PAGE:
Going Global in Kindergarten

By Rebecca Weiner, guest blogger
It’s back to school time, time for little kids to learn big ideas about our complex world.    How can we ensure that along with ABCs and 1-2-3s, our kids gain the global awareness needed for an ever-more inter-connected future?

My daughter Sarah’s kindergarten at our local public school, Edgewood, offers some ideas.

First, the range of kids there echoes the wider world.  Many private schools talk up diversity, but talking and living it are different.  Sarah is learning in a classroom without a clear racial or ethnic majority, a world of have-nots as well as haves, where some kids started kindergarten reading independently while others struggle to recognize letters.  My husband and I chose to send her there in part because of that diversity, which we believe will enrich and strengthen her.  Judging by the variety of her new best friends:  so far, so good.

Second, Edgewood Principal Bonnie Pachesa leverages the school’s diversity by offering after-school space for a dizzying array of community activities, from Spanish Club to Irish dancing to Hip Hop class to International Night, which last year featured displays and potluck foods from some 40 countries and regions, made by families with global connections by birth, heritage or avocation.   If a key goal of education is to pique student interest in the world, Edgewood does that partly just by celebrating what it is.  Pachesa’s welcoming environment brings in family resources that help students learn.

Third, Edgewood is an arts-integrated magnet school, which means lots of whole-kid hands-on learning with paint and clay and dance.  Sarah’s class is a colorful haven from the test-aholism that in so many schools is banning recess and assigning kindergartners homework handouts.  Her teacher Ann Donnery, passionate about early childhood development, says: “Kindergartners need to move.  They get interested in the world by manipulating it.”  So Donnery hands out no homework, but lots of puzzles, games, math blocks, and other manipulatives – many including maps and other content that encourages awareness of the world.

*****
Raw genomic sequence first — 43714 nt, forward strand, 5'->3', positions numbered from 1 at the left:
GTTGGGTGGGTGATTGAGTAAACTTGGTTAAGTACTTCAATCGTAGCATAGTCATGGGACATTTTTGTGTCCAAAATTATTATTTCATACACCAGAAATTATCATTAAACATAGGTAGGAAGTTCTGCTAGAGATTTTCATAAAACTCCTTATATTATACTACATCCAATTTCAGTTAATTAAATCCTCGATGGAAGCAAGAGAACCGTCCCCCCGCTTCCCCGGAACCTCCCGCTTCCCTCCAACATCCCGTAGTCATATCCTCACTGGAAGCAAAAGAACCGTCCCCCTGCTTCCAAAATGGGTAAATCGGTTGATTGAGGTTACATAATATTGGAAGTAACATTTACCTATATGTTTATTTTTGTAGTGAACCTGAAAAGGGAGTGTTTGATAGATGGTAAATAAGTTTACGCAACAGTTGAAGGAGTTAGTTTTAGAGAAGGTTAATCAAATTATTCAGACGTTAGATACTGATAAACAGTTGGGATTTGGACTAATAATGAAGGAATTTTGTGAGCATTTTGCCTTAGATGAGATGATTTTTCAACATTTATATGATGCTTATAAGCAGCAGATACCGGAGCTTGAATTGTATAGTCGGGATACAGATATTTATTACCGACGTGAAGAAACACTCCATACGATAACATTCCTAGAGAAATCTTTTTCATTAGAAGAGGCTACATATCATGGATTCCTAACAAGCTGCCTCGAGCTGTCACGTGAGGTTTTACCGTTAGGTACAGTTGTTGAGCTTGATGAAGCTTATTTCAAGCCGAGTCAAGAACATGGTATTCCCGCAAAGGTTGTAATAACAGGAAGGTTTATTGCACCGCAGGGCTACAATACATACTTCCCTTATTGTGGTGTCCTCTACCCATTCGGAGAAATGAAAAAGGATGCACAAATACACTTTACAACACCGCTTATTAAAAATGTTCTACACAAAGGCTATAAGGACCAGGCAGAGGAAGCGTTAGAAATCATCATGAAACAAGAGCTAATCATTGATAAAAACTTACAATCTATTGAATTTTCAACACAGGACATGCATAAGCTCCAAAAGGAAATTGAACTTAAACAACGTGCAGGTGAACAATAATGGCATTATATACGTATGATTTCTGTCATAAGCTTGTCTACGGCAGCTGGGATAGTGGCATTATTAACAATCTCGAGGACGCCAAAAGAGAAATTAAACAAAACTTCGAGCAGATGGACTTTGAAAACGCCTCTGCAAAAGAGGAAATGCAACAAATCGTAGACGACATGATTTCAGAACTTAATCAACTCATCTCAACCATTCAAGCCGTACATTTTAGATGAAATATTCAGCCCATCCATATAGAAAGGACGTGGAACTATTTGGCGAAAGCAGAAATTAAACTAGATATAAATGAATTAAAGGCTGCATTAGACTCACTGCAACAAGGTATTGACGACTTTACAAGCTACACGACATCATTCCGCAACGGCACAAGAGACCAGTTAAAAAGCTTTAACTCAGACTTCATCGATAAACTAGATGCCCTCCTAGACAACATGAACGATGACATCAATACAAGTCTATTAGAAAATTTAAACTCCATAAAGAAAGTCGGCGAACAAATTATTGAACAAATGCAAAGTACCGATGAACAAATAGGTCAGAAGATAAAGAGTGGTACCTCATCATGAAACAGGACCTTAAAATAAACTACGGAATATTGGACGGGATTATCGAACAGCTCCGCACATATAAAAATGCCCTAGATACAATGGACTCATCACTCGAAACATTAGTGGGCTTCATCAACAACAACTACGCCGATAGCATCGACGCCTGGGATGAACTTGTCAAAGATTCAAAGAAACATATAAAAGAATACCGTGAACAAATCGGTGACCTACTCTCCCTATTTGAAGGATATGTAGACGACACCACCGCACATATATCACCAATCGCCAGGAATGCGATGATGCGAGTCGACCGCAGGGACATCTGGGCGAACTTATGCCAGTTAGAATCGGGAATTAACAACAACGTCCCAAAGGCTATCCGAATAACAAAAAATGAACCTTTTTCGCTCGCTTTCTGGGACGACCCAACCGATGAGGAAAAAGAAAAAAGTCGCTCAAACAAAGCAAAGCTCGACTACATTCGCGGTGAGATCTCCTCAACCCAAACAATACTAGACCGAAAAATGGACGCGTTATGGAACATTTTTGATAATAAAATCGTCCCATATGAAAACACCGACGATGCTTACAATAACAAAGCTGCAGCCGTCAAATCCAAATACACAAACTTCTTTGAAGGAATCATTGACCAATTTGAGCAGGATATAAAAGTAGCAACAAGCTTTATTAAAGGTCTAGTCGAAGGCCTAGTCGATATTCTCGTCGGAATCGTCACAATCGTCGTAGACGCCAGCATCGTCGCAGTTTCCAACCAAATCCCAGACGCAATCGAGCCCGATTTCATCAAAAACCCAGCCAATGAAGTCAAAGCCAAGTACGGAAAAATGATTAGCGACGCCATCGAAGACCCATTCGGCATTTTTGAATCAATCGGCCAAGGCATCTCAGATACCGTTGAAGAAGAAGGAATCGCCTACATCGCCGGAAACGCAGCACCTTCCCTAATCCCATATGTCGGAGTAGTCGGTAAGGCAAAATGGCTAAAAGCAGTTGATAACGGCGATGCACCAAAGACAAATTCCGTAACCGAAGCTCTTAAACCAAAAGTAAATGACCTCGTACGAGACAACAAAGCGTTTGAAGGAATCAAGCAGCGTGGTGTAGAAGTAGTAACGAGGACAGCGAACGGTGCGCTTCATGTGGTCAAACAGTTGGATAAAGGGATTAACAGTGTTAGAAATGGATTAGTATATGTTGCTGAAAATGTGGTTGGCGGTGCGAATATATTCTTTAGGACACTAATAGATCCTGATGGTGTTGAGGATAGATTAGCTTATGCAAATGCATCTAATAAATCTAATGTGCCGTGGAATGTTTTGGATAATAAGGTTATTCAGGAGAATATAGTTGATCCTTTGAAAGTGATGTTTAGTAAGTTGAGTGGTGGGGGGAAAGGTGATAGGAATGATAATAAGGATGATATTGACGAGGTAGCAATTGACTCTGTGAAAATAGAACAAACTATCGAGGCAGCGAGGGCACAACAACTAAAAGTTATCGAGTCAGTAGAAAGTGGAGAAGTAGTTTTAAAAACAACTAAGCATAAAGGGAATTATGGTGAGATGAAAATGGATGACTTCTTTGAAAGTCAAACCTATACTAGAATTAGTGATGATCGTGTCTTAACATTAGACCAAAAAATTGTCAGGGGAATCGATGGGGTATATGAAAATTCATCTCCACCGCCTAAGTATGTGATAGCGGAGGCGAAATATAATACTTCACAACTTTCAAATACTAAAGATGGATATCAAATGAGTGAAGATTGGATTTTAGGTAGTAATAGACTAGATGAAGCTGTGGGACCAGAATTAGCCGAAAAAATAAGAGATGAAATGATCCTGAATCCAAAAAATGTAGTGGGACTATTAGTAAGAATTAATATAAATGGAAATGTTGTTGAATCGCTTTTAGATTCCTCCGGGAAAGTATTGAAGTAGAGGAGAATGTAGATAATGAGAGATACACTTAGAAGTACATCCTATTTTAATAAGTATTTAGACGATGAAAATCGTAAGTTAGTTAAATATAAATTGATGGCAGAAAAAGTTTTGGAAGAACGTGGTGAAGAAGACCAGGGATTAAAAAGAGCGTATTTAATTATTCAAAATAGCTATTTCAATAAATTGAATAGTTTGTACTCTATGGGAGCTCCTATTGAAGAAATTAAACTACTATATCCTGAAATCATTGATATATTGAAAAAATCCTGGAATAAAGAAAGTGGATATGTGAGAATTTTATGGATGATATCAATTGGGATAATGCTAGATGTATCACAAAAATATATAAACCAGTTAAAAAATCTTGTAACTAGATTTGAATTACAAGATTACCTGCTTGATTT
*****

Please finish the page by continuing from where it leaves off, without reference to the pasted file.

Fourth, Edgewood is one of two Tier I local schools selected to pilot greater curriculum autonomy under a new school reform initiative led by the mayor.  Pachesa has welcomed the arts-centered curriculum developed by the Yale Center for British Art (yes, it helps that Edgewood is down the road from that famous educational “neighbor”).  The “Visual Literacy Curriculum” (led by a museum educator who is also an Edgewood parent) uses art as a springboard to reading, writing, discussions of history and culture and perspective, and more art.  Donnery, after 28 years in early childhood education, describes being “amazed” at watching how a painting or sculpture can become a “doorway” for kids into another world, culture, time.

Fifth, Pachesa has welcomed parents to bring broader interests to the school day as well as after-schol clubs – in town meetings, writer’s workshops, and afternoon “specials” for older kids that include a geography club and foreign language options.

Not everything  that happens at Edgewood is replicable everywhere.  The school’s “attendance zone”  includes a range of neighborhoods; over half the students are “economically disadvantaged.”  But many Edgewood families are educated, enough to help create critical mass.

Nor is Edgewood perfect; the arts-integrated curriculum has not yet stretched far enough to include early-childhood foreign language education, so a major window of opportunity is being missed.

But the “Edgewood model” works well enough for the school to place among the top in city test scores, homework handouts or no, and be competitive at the state level.  Students from Edgewood have gone on to do well at high schools and colleges, including Yale.  Celebrating diversity and the arts and building a strong community of parental involvement are keys to Edgewood’s success, keys that could unlock greater success at preparing global citizens at many schools today.

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